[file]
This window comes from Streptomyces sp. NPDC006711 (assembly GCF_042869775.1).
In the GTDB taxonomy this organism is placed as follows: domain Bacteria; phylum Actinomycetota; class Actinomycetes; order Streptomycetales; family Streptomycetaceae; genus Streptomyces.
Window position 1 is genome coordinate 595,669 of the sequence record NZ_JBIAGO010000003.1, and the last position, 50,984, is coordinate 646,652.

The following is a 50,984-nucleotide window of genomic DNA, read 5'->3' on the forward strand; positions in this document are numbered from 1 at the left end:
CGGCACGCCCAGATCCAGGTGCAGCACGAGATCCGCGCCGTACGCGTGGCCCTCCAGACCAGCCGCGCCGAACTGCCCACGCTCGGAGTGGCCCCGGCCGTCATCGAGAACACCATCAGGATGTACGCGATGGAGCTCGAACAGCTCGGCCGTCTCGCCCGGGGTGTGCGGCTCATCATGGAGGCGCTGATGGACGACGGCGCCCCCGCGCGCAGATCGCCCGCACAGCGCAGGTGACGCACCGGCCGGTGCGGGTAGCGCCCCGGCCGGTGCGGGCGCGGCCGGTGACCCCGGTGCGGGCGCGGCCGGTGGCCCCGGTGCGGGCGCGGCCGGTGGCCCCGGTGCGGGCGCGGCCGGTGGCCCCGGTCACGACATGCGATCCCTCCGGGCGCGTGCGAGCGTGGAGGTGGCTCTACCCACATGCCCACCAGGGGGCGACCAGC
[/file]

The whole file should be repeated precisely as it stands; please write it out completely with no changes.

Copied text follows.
This window comes from Streptomyces sp. NPDC006711 (assembly GCF_042869775.1).
In the GTDB taxonomy this organism is placed as follows: domain Bacteria; phylum Actinomycetota; class Actinomycetes; order Streptomycetales; family Streptomycetaceae; genus Streptomyces.
Window position 1 is genome coordinate 595,669 of the sequence record NZ_JBIAGO010000003.1, and the last position, 50,984, is coordinate 646,652.

The following is a 50,984-nucleotide window of genomic DNA, read 5'->3' on the forward strand; positions in this document are numbered from 1 at the left end:
CGGCACGCCCAGATCCAGGTGCAGCACGAGATCCGCGCCGTACGCGTGGCCCTCCAGACCAGCCGCGCCGAACTGCCCACGCTCGGAGTGGCCCCGGCCGTCATCGAGAACACCATCAGGATGTACGCGATGGAGCTCGAACAGCTCGGCCGTCTCGCCCGGGGTGTGCGGCTCATCATGGAGGCGCTGATGGACGACGGCGCCCCCGCGCGCAGATCGCCCGCACAGCGCAGGTGACGCACCGGCCGGTGCGGGTAGCGCCCCGGCCGGTGCGGGCGCGGCCGGTGACCCCGGTGCGGGCGCGGCCGGTGGCCCCGGTGCGGGCGCGGCCGGTGGCCCCGGTGCGGGCGCGGCCGGTGGCCCCGGTCACGACATGCGATCCCTCCGGGCGCGTGCGAGCGTGGAGGTGGCTCTACCCACATGCCCACCAGGGGGCGACCAGC